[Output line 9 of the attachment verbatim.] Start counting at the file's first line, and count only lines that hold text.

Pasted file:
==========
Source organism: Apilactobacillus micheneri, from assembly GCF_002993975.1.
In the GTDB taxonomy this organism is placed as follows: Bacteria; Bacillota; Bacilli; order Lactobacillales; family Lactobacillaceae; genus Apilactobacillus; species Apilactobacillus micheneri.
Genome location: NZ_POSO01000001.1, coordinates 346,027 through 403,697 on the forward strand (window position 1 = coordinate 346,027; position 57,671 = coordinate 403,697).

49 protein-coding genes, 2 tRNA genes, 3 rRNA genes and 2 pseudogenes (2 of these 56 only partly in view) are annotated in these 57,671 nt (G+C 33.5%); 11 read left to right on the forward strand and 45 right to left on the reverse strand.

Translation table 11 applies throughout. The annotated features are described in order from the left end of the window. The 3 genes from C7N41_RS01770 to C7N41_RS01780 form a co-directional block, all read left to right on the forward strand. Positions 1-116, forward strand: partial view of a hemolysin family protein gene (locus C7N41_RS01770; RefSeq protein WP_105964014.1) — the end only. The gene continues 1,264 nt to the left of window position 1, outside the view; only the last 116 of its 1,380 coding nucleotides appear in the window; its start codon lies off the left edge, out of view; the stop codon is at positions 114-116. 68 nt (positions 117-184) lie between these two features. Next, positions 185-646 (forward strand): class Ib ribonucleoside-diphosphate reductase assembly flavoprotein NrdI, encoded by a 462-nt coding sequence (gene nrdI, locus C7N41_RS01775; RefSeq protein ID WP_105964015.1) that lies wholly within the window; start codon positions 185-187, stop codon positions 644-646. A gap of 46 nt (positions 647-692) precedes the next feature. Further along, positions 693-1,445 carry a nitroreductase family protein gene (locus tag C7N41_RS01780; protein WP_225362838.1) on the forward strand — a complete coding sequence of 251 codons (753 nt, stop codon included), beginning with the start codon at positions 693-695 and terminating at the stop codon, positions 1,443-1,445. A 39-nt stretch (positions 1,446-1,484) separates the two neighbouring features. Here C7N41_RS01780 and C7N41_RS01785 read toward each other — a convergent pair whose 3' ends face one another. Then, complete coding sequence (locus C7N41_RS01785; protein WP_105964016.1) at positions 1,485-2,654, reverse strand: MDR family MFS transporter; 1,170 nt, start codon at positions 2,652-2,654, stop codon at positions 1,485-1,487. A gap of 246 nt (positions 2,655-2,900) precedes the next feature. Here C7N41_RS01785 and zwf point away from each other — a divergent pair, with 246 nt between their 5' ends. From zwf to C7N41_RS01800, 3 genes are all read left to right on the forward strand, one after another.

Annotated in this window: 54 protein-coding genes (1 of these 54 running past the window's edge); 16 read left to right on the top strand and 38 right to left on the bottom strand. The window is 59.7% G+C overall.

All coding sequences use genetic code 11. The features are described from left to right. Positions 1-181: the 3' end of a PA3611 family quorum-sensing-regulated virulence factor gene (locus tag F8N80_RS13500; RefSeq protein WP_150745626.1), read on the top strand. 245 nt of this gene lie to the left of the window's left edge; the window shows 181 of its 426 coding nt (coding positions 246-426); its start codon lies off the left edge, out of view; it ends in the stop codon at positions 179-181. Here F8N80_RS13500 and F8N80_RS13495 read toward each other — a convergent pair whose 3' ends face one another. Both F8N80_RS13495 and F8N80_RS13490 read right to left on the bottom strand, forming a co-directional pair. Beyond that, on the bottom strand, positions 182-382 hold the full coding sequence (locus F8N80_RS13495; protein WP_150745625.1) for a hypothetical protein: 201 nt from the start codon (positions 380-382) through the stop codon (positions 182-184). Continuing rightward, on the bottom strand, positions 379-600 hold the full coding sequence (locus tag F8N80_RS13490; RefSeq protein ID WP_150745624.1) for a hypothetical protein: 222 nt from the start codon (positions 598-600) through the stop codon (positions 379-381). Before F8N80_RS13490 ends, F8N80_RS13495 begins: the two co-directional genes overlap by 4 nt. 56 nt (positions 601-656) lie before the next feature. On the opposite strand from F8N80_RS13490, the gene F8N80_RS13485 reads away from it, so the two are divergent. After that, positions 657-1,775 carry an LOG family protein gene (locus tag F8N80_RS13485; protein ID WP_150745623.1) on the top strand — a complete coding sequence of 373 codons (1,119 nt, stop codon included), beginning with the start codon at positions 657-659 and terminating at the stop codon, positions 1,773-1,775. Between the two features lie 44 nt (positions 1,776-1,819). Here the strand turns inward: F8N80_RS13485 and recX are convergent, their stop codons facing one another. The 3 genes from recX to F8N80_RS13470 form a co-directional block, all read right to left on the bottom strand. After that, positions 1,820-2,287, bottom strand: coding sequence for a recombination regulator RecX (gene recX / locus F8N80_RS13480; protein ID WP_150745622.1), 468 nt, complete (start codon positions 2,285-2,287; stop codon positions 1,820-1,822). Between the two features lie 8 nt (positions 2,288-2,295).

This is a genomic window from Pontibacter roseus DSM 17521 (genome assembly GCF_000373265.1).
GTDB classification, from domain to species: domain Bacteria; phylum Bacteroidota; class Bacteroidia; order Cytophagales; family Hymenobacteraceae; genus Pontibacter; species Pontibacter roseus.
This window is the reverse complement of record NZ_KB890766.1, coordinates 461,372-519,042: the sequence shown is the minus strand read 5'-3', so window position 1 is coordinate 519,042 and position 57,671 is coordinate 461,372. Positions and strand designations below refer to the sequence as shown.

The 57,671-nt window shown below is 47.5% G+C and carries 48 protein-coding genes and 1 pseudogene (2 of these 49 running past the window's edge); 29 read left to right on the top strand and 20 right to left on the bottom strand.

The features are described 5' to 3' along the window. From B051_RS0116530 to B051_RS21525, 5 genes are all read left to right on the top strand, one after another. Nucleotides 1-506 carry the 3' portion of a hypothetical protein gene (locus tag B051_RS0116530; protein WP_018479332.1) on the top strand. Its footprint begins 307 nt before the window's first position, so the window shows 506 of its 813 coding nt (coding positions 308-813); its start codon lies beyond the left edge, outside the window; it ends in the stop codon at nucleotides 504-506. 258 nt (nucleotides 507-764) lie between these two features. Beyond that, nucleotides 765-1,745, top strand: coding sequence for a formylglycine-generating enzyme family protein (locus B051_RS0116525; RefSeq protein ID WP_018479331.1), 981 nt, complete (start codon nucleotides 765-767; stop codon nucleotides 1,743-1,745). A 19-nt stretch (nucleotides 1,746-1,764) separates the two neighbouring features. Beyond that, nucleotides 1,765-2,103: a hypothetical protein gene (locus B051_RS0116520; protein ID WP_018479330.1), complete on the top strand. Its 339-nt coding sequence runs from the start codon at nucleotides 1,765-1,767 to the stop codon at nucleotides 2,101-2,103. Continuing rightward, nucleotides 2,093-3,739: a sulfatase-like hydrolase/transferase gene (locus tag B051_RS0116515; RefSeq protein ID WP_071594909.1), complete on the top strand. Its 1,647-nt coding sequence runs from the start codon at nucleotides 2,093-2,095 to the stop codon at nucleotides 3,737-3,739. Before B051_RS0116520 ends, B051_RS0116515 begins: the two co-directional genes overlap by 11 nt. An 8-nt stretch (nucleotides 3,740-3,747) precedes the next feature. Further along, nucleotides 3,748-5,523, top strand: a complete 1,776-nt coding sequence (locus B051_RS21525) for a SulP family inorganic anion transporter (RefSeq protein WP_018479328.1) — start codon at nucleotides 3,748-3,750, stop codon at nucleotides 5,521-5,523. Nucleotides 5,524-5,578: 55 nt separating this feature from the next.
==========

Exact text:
GTDB classification, from domain to species: domain Bacteria; phylum Bacteroidota; class Bacteroidia; order Cytophagales; family Hymenobacteraceae; genus Pontibacter; species Pontibacter roseus.